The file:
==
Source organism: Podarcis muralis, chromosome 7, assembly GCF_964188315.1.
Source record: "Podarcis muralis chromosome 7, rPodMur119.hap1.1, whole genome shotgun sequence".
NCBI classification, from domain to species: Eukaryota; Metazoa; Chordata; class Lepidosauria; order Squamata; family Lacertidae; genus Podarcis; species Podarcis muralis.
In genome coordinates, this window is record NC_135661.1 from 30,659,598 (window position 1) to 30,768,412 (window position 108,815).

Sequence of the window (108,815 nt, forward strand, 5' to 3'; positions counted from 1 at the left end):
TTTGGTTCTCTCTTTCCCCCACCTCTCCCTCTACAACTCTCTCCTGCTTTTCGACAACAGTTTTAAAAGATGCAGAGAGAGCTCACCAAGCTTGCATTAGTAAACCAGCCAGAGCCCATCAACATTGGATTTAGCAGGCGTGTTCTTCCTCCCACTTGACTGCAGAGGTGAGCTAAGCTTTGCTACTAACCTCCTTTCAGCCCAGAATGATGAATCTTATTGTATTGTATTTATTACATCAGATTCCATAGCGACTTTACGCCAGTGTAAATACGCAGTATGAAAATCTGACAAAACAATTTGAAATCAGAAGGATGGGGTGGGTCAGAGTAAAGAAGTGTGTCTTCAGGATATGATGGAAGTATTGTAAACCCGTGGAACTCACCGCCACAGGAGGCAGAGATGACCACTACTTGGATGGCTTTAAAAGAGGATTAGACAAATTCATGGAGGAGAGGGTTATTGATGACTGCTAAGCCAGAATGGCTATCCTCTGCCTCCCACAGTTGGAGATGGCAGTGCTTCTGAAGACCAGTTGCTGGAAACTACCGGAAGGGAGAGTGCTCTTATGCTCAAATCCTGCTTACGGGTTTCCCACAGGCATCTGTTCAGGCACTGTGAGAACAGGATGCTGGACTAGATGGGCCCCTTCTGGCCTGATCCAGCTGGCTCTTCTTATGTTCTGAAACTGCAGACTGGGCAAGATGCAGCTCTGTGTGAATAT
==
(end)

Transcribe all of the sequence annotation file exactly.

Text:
Source organism: Podarcis muralis, chromosome 7, assembly GCF_964188315.1.
Source record: "Podarcis muralis chromosome 7, rPodMur119.hap1.1, whole genome shotgun sequence".
NCBI classification, from domain to species: Eukaryota; Metazoa; Chordata; class Lepidosauria; order Squamata; family Lacertidae; genus Podarcis; species Podarcis muralis.
In genome coordinates, this window is record NC_135661.1 from 30,659,598 (window position 1) to 30,768,412 (window position 108,815).

Sequence of the window (108,815 nt, forward strand, 5' to 3'; positions counted from 1 at the left end):
TTTGGTTCTCTCTTTCCCCCACCTCTCCCTCTACAACTCTCTCCTGCTTTTCGACAACAGTTTTAAAAGATGCAGAGAGAGCTCACCAAGCTTGCATTAGTAAACCAGCCAGAGCCCATCAACATTGGATTTAGCAGGCGTGTTCTTCCTCCCACTTGACTGCAGAGGTGAGCTAAGCTTTGCTACTAACCTCCTTTCAGCCCAGAATGATGAATCTTATTGTATTGTATTTATTACATCAGATTCCATAGCGACTTTACGCCAGTGTAAATACGCAGTATGAAAATCTGACAAAACAATTTGAAATCAGAAGGATGGGGTGGGTCAGAGTAAAGAAGTGTGTCTTCAGGATATGATGGAAGTATTGTAAACCCGTGGAACTCACCGCCACAGGAGGCAGAGATGACCACTACTTGGATGGCTTTAAAAGAGGATTAGACAAATTCATGGAGGAGAGGGTTATTGATGACTGCTAAGCCAGAATGGCTATCCTCTGCCTCCCACAGTTGGAGATGGCAGTGCTTCTGAAGACCAGTTGCTGGAAACTACCGGAAGGGAGAGTGCTCTTATGCTCAAATCCTGCTTACGGGTTTCCCACAGGCATCTGTTCAGGCACTGTGAGAACAGGATGCTGGACTAGATGGGCCCCTTCTGGCCTGATCCAGCTGGCTCTTCTTATGTTCTGAAACTGCAGACTGGGCAAGATGCAGCTCTGTGTGAATAT